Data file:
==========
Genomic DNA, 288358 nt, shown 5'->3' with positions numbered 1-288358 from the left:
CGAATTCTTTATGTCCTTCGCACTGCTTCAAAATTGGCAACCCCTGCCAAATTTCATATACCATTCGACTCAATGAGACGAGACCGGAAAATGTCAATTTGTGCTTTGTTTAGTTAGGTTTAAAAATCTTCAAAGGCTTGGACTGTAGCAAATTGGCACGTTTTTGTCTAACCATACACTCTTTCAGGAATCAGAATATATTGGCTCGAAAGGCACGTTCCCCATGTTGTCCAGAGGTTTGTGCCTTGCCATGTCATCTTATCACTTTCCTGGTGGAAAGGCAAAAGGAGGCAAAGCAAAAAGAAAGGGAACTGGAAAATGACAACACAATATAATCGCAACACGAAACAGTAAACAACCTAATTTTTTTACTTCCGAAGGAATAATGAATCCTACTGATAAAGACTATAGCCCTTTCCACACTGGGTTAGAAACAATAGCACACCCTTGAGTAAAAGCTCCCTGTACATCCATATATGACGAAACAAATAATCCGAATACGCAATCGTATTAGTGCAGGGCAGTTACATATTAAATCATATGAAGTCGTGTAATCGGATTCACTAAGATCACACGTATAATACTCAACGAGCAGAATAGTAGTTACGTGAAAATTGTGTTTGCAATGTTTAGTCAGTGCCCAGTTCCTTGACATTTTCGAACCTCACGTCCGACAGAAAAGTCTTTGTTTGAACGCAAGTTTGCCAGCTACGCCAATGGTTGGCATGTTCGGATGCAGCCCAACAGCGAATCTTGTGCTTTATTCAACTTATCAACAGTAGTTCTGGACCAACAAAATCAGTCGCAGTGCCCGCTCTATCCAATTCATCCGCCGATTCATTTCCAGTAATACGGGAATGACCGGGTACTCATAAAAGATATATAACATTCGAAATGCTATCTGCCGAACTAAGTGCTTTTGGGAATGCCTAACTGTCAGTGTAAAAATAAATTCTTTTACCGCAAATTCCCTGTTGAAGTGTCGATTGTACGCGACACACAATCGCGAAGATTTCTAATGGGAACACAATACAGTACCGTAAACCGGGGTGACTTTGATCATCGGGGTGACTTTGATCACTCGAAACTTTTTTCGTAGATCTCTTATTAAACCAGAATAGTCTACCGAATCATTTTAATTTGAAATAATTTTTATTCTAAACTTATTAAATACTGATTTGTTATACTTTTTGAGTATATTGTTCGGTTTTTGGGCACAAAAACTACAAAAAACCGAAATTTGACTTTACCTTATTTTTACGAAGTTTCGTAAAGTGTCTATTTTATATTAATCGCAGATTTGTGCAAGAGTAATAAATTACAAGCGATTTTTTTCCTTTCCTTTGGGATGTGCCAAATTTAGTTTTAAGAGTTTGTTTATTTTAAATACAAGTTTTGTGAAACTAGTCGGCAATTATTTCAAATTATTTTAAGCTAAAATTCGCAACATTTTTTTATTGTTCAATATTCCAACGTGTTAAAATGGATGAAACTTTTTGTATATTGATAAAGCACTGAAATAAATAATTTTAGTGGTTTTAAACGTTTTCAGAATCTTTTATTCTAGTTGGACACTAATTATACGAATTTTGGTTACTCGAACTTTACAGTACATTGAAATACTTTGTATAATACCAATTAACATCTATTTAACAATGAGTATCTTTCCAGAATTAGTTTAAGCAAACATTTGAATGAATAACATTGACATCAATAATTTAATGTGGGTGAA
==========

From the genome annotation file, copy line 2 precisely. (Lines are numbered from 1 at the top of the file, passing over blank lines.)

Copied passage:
CGAATTCTTTATGTCCTTCGCACTGCTTCAAAATTGGCAACCCCTGCCAAATTTCATATACCATTCGACTCAATGAGACGAGACCGGAAAATGTCAATTTGTGCTTTGTTTAGTTAGGTTTAAAAATCTTCAAAGGCTTGGACTGTAGCAAATTGGCACGTTTTTGTCTAACCATACACTCTTTCAGGAATCAGAATATATTGGCTCGAAAGGCACGTTCCCCATGTTGTCCAGAGGTTTGTGCCTTGCCATGTCATCTTATCACTTTCCTGGTGGAAAGGCAAAAGGAGGCAAAGCAAAAAGAAAGGGAACTGGAAAATGACAACACAATATAATCGCAACACGAAACAGTAAACAACCTAATTTTTTTACTTCCGAAGGAATAATGAATCCTACTGATAAAGACTATAGCCCTTTCCACACTGGGTTAGAAACAATAGCACACCCTTGAGTAAAAGCTCCCTGTACATCCATATATGACGAAACAAATAATCCGAATACGCAATCGTATTAGTGCAGGGCAGTTACATATTAAATCATATGAAGTCGTGTAATCGGATTCACTAAGATCACACGTATAATACTCAACGAGCAGAATAGTAGTTACGTGAAAATTGTGTTTGCAATGTTTAGTCAGTGCCCAGTTCCTTGACATTTTCGAACCTCACGTCCGACAGAAAAGTCTTTGTTTGAACGCAAGTTTGCCAGCTACGCCAATGGTTGGCATGTTCGGATGCAGCCCAACAGCGAATCTTGTGCTTTATTCAACTTATCAACAGTAGTTCTGGACCAACAAAATCAGTCGCAGTGCCCGCTCTATCCAATTCATCCGCCGATTCATTTCCAGTAATACGGGAATGACCGGGTACTCATAAAAGATATATAACATTCGAAATGCTATCTGCCGAACTAAGTGCTTTTGGGAATGCCTAACTGTCAGTGTAAAAATAAATTCTTTTACCGCAAATTCCCTGTTGAAGTGTCGATTGTACGCGACACACAATCGCGAAGATTTCTAATGGGAACACAATACAGTACCGTAAACCGGGGTGACTTTGATCATCGGGGTGACTTTGATCACTCGAAACTTTTTTCGTAGATCTCTTATTAAACCAGAATAGTCTACCGAATCATTTTAATTTGAAATAATTTTTATTCTAAACTTATTAAATACTGATTTGTTATACTTTTTGAGTATATTGTTCGGTTTTTGGGCACAAAAACTACAAAAAACCGAAATTTGACTTTACCTTATTTTTACGAAGTTTCGTAAAGTGTCTATTTTATATTAATCGCAGATTTGTGCAAGAGTAATAAATTACAAGCGATTTTTTTCCTTTCCTTTGGGATGTGCCAAATTTAGTTTTAAGAGTTTGTTTATTTTAAATACAAGTTTTGTGAAACTAGTCGGCAATTATTTCAAATTATTTTAAGCTAAAATTCGCAACATTTTTTTATTGTTCAATATTCCAACGTGTTAAAATGGATGAAACTTTTTGTATATTGATAAAGCACTGAAATAAATAATTTTAGTGGTTTTAAACGTTTTCAGAATCTTTTATTCTAGTTGGACACTAATTATACGAATTTTGGTTACTCGAACTTTACAGTACATTGAAATACTTTGTATAATACCAATTAACATCTATTTAACAATGAGTATCTTTCCAGAATTAGTTTAAGCAAACATTTGAATGAATAACATTGACATCAATAATTTAATGTGGGTGAA